Revoking job offers may take a legal twist


Grofers had revoked the joining of 67 fresh hires, an act that has landed it in a soup with the revoked students seeking legal help against the company.

It may be just another task for organisations, but revoking campus job offers at the nth moment has an adverse impact on students’ careers.

Last month, online grocery delivery services, Grofers decided not to honour the job offers it had made to 67 students from various campuses, such as the Delhi Technical University, NIT Allahabad, PEC Chandigarh, ISM Dhanbad and Birla Institute of Technology and Science.

Normally, students take it as an act of destiny and look for other options, but not this time — 17 of out of those 67 students decided to take the legal route.

The point of contention for these students has been the fact that though the job offers were made in September 2015, and the company was in regular touch with the students for the following nine months — not once did the company show any such intent or even drop a hint. Allegedly, it was only on June 30 — a day before the date-of-joining, that students were informed that the company was revoking the offers ‘owing to market conditions and changes which affect their business.’

That is when the students felt cheated.

As a policy, most institutes do not allow students to appear for interviews once they get a job offer. If Grofers had given some clue of their intentions well in time, the students could have sought help from the institutes themselves.

One of the candidates who spoke to HRKatha, says, “We were offered an annual package of Rs 12 lakh with an additional joining bonus of Rs 1 lakh, and were one of the first few people to get placed with a popular brand. We relocated to Gurgaon a few days before the joining in order to settle down in an appropriate accommodation. We invested in a flat nearby the Grofers office, anticipating a new beginning in a day or two. However, the entire excitement and the efforts slipped away in a moment when at 6 pm on June 30, we received a blunt mail revoking our offer without any satisfactory explanation.”

“It’s not that all of us will not be able to find jobs, but we are now finding it difficult to get the average pay package as was being offered by Grofers and other companies that visited our campus for placements. We might even have to settle for half of what we were meant to receive. We have been betrayed and derailed right at the beginning of our careers, when we were supposed to be the smartest among the lot to have bagged a premium offer,” a student says.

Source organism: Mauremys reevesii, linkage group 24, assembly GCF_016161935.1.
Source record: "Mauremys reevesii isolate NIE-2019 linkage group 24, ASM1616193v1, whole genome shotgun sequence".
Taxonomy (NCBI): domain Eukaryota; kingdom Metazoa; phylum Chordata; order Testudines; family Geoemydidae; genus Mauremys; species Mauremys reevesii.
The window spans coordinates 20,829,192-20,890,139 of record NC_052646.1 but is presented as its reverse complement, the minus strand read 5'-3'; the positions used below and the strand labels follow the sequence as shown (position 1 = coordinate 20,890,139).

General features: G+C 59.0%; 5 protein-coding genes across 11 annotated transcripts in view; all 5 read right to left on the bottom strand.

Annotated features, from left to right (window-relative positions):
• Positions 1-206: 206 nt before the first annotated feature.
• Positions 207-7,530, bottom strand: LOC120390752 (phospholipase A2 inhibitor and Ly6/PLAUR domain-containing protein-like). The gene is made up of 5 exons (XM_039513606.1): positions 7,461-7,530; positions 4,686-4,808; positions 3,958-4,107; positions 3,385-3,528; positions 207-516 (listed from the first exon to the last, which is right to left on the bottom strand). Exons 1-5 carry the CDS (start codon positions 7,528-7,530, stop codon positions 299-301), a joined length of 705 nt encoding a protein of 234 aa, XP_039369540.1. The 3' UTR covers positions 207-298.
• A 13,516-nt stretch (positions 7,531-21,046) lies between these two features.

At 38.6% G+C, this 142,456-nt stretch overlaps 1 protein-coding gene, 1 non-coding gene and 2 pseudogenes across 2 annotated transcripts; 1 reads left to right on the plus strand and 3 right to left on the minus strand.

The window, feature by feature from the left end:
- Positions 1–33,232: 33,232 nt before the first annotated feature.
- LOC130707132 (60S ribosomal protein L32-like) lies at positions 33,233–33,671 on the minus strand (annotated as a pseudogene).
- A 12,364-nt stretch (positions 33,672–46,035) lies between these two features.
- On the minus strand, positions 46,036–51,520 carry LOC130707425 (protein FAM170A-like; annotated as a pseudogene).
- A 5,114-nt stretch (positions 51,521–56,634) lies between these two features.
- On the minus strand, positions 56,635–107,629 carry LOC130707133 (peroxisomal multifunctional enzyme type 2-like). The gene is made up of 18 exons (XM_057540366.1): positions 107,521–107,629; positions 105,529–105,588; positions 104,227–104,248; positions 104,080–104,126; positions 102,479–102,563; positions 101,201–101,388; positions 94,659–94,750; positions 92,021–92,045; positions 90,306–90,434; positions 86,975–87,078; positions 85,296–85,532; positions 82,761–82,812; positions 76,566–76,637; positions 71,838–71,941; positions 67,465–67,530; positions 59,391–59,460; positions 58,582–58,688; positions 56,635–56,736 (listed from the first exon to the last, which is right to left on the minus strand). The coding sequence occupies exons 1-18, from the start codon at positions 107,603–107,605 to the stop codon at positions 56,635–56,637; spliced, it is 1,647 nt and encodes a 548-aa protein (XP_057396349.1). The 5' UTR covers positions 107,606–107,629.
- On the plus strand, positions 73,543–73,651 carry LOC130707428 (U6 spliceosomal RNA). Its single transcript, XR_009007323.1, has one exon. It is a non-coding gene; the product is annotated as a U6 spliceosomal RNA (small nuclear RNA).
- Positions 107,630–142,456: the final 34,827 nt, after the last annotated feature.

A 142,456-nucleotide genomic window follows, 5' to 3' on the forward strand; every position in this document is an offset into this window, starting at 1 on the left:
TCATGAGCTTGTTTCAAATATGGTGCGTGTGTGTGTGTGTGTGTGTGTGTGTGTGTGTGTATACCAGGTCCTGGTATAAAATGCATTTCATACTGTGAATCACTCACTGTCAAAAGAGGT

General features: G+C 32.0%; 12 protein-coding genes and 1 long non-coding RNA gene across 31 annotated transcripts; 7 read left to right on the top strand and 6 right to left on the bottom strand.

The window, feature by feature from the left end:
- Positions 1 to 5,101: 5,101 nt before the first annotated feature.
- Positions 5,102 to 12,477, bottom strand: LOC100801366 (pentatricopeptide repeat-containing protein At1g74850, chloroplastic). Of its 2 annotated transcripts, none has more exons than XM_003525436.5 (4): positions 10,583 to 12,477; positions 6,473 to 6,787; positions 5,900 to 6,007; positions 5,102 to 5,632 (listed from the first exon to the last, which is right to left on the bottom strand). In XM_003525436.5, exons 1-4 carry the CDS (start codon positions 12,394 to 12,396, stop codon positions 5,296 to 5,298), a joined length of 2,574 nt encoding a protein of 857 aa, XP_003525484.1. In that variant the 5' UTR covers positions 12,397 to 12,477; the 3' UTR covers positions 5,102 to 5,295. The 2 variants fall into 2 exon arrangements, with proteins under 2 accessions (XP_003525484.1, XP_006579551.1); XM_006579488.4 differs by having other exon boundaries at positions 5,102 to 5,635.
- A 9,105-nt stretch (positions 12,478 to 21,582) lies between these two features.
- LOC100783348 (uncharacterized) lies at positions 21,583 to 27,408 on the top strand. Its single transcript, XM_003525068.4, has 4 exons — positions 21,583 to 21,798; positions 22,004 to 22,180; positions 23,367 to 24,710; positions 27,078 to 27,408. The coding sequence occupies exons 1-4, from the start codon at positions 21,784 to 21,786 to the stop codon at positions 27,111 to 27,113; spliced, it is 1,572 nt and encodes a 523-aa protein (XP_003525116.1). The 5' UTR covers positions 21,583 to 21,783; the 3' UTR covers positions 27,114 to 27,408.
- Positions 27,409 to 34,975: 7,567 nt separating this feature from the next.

On the other hand, Grofers is of the view that the students are trying to malign its reputation.

MyaAdvo, a legal tech startup is now helping these students reach out to lawyers and take the right measures to ensure they are compensated for the loss.

17 of these 67 affected students sent a legal notice to Grofers, to which the company clarified that the letters issued to the students were only ‘letters of intent’, and their employment was subject to confirmation from the company.

As a response, Grofers sent a notice on July 29, which was received on August 4, wherein it has further asked the students to withdraw the allegations within 14 days.

A total of 17 notices have been sent to Grofers, which the company termed as ‘a colluded attempt to cause harm and bring disrepute to the company’.

According to MyAdvo, “Currently the reply by Grofers is being discussed by the lawyers and the students. Further strategy will be informed when it is formulated. The matter will be taken to litigation.”

“Such situations have become a trend, and strict legal action can hopefully set the right precedent going forward. Grofers, in their response to the legal notice, has denied any liability towards the students. The students are now going to consult their lawyers and are likely to file a case against Grofers,” says Vasundhara S, legal head at MyAdvo.

The students are now caught up in a whirlwind of struggles, fighting for what they deserve and at the same time finding other job opportunities.

It has also put Grofers and other similar organisations in a suspicious zone for upcoming graduates looking at joining popular startups.


  1. It’s amazing how HR Katha goes deep into the subject and reports. Kudos to the team. You guys are doing a commendable job.

  2. The stance of Grofers is blatantly weak and unsustainable before the courts. The letter issued is an offer and the same has been accepted by the prospective joinees. There is no disclaimer or a caveat built in to be cautious. The signing of the appointment letter as stated in the offer letter is more of a procedural mandate.
    Good luck students.

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